provisions: A basal score is defined as the highest level at
the examinee obtains ten consecutive correct items. The ceiling
item is the last correct item before the examinee misses ten consecutive
items. The total raw score is a simple sum of scores and is the
total number of correct items above the basal added to the basal
item (which gives credit for all the items below the basal item).
- Technical Considerations
sample: Children and adolescents aged 4 - 18 (51% female,
49% male) comprised the norm group. The authors suggested that the
18-year-old norms can be generalized to interpret the scores of
adults. The 1998 technical manual involved a recalibration of the
1990 norms to reflect recent research and correct for apparent discrepancies
between the WISC-III (Wechsler, 1991) and SIT-R. Protocols were
collected on more than 2,400 individuals and a sample of 1,854 was
selected to match, as close as possible, U.S. population demographics
(Nicholson & Hibpshman, 1998). Geographically, the sample was
comprised of participants from the Northeast (20%), North Central
(22%), South (38%), and West (20%) United States. Racially, the
sample was comprised of Black (14%), White (83%), and Other (3%)
participants. The Other category included Native, Asian, Hispanic,
Pacific Island Americans and other similar groups. The noted disproportion
of these individuals was reportedly due to the testing protocol
requiring the subject to speak English. The primary language for
many of the individuals comprising minority populations was not
English (Nicholson & Hibpshman, 1998). Distribution by size
of residential populations included: 1,000,000 or more (1%); 500,000
- 999,999 (3%); 100,000 - 499,999 (8%), 50,000 - 99,999 (13%), 25,000
- 49,999 (14%), 10,000 - 24,999 (18%), 5,000 - 9,999 (14%), 2,500
- 4,999 (14%), 0 - 2,499 (14%) (Nicholson & Hibpshman, 1998).
Percentages of occupational groups reported by fathers of children
comprising the standardization sample included: Professional (27%),
Technical/Office/Sales (28%), Service (20%), Production/Craft/Repair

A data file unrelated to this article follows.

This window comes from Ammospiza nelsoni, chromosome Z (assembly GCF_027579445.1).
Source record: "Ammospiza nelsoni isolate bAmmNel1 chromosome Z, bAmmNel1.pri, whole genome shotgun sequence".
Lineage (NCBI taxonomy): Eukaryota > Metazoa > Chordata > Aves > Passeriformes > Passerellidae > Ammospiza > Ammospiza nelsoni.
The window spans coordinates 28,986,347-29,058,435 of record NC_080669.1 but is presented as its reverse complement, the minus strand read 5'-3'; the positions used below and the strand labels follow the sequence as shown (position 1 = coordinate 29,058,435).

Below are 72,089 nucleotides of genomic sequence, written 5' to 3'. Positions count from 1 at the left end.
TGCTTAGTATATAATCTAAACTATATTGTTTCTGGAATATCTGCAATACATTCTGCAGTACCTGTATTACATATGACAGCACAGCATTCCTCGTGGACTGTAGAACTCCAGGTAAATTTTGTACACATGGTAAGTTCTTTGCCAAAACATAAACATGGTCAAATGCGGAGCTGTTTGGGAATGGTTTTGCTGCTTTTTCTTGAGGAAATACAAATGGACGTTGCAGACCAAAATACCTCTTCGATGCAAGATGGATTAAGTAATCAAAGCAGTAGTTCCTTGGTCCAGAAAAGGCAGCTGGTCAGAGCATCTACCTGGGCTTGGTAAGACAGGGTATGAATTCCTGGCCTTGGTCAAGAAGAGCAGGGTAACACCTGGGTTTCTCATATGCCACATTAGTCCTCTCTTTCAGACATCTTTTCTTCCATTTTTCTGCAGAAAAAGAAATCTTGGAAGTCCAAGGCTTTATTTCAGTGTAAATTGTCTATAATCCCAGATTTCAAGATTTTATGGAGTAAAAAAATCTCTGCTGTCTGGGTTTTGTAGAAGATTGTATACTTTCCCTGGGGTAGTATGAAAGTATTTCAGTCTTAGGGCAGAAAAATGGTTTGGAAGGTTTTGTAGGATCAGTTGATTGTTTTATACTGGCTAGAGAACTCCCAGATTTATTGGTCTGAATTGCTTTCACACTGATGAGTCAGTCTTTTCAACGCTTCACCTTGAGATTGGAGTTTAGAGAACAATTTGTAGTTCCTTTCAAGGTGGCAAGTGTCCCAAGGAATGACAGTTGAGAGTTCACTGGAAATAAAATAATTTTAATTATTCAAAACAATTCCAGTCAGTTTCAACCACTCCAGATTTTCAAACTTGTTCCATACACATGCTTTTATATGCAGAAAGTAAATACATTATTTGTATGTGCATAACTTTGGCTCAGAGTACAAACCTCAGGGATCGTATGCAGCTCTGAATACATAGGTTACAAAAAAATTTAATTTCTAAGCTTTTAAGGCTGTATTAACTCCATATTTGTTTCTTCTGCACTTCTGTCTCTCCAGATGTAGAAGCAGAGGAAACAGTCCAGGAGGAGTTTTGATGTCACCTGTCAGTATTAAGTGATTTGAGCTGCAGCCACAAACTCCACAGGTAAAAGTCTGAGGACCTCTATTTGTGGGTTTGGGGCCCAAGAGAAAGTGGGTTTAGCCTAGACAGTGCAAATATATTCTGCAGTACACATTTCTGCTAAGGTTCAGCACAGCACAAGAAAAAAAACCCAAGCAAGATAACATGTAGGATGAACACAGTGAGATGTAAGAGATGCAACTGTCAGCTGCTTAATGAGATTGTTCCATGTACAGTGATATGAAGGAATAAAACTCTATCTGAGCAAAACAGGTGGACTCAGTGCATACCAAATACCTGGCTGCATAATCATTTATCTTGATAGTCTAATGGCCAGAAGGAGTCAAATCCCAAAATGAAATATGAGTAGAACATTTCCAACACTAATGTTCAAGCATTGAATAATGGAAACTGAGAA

(8%), Operators/Fabricators (11%), and Farm/Fishing/Forestry (7%)
(Nicholson & Hibpshman, 1998). Percentages of educational levels
reported by fathers of children comprising the standardization sample
included: less than high school (19%), high school (39%), some post
secondary (24%), college degree and beyond (19%) (Nicholson &
Internal consistency was calculated using the Kuder-Richardson - Formula 20
(KR-20). Reliability coefficients determined
by age level ranged from .88 to .97, with a median of .945, indicating
a high level of internal consistency (Nicholson & Hipbshman,
1996). Based on a sample size of 41 children and using a one-week
administration interval, the test-retest reliability was reported
to be .96 (Nicholson & Hipbshman, 1998).
Concurrent criterion-related validity has been reported through
correlations between the SIT-R Total Standard Score (TSS) and the
Wechsler Intelligence Scale for Children-Revised (WISC-R; Wechsler,
1974) IQ's. In four samples of children aged 6 to 16 (total n =
234). The SIT-R TSS correlated .829 - .914 with the WISC-R VIQ (verbal
intelligence quotient; median = .861). The SIT-R TSS correlated
.376 - .837 with the WISC-R PIQ (performance intelligence quotient;
median = .521), while the SIT-R TSS and WISC-R full-scale correlated
.612 - .920 (median r = .794; Nicholson & Hibpshman, 1998).
Also, data do not seem sufficient to have a significant bearing